Possible leak from Ferguson grand juror being probed
A Twitter post declaring there is not enough evidence to indict the officer who killed Michael Brown in Ferguson is being investigated by prosecutors, and could potentially derail the entire grand jury process.
The St. Louis County prosecutor’s office said Wednesday that it is investigating whether there was a leak by a grand juror hearing evidence in the case of Darren Wilson – the white Ferguson police officer who shot and killed unarmed black teenager Michael Brown in August.
The leak came in the form of a Twitter post belonging to the account of Susan M. Nichols, @thesusannichols, as identified by the Washington Post. The message was posted in response to another user.
“I know someone sitting on the grand jury,” the Twitter message said. “There isn’t enough at this point to warrant an arrest.”
Within seconds of posting this, her friends told her to delete it and she did. It was screenshotted first. pic.twitter.com/b6kTf9p40h
— Shaun King (@ShaunKing) October 1, 2014
By Wednesday evening, the Twitter account and tweet were gone.
Grand jury investigations are conducted in private, and the possibility of a juror sharing information externally could be considered misconduct.
But Ed Magee, spokesman for St. Louis County prosecutor Bob McCulloch, said there was no evidence to suggest the information in the tweet was credible.
"We just got it this morning also and will be looking into the matter," Magee told the Associated Press.
The St. Louis grand jury has been meeting since August 20 over whether to indict Wilson, and is expected to complete its work by mid-October or early November. In the state of Missouri, the decision does not have to be unanimous to press an indictment, as long as nine out of the 12 jurors agree on the charge.
Wilson shot Brown at least six times from the front, according to the medical examiner commissioned by his family. His body was reportedly left in the street for four and a half hours.
There are conflicting eyewitness reports from residents and police regarding the shooting, but several witnesses have described Brown as holding up his arms in surrender during the confrontation. That detail developed into the “Hands Up, Don’t Shoot” chant used during several weeks of protests that followed the incident.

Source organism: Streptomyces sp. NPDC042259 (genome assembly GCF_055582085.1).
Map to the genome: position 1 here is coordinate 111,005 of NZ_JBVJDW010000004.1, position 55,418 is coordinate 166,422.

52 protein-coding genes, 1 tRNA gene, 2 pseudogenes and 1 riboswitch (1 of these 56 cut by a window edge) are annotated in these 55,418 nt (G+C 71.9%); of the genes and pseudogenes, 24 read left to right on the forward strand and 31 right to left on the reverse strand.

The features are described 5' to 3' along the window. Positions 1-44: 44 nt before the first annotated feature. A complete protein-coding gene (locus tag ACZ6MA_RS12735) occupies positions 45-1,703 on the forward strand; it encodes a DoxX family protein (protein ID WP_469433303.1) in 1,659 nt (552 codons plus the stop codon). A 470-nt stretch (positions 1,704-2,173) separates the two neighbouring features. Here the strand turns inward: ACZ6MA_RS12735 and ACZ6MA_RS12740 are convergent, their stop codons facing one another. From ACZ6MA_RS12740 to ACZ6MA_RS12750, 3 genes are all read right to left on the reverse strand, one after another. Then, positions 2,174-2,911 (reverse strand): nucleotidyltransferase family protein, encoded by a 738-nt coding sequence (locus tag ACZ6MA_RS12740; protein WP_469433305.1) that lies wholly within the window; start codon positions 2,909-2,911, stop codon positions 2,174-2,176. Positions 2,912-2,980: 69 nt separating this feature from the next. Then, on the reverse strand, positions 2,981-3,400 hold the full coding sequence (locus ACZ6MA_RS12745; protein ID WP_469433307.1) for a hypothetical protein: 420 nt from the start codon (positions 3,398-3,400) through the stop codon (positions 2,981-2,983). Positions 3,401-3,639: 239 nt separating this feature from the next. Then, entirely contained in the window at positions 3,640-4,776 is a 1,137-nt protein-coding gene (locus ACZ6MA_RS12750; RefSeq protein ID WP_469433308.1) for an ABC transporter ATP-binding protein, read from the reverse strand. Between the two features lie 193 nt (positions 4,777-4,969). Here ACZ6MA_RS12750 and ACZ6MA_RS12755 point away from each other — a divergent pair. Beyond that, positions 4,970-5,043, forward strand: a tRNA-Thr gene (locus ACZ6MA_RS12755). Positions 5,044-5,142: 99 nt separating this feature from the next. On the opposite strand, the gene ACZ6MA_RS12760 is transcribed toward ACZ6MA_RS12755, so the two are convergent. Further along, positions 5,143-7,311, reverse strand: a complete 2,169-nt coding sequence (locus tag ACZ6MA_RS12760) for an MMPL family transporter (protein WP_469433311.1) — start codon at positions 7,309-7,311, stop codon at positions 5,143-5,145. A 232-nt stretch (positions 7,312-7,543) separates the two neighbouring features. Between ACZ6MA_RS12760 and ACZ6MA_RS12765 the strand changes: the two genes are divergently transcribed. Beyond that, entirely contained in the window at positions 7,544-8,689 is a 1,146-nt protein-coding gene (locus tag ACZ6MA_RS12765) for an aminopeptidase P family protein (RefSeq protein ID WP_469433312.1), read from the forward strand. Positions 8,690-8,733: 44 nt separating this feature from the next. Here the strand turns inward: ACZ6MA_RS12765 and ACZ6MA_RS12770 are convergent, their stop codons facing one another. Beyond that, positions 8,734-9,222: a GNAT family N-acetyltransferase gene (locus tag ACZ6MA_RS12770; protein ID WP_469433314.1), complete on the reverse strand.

In the predominantly black community of Ferguson, Brown’s death – and the militarized response to protests and demonstrations near the site of the shooting – escalated tensions with the majority white police force and galvanized the local population to call attention to racial grievances.
In addition to the grand jury, the Justice Department is conducting its own investigation into whether Michael Brown’s civil rights were violated, with the FBI conducting over 200 interviews as part of that investigation.
The grand jury’s investigation is occurring while another grand jury looks into the death of a New York man, Eric Garner, who died shortly after being placed in a chokehold by police when they arrested him for allegedly selling untaxed cigarettes. Chokeholds are prohibited in the New York Police Department’s Patrol Guide. The Justice Department has not yet declared if it will investigate whether Garner's civil rights were violated.
Meanwhile, the Justice Department is also investigating the shooting of a black Ohio man, John Crawford III, who was shot by police after they received a 911 call that a man was waving a rifle at customers in Walmart. Officers maintain they told the suspect to put the gun down before shooting him. A grand jury said last Wednesday they would not indict the officers, but a surveillance video surfaced afterwards showing police shooting Crawford before he put his weapon down. The Justice Department announced the same day that it would investigate whether Crawford’s civil rights had been violated.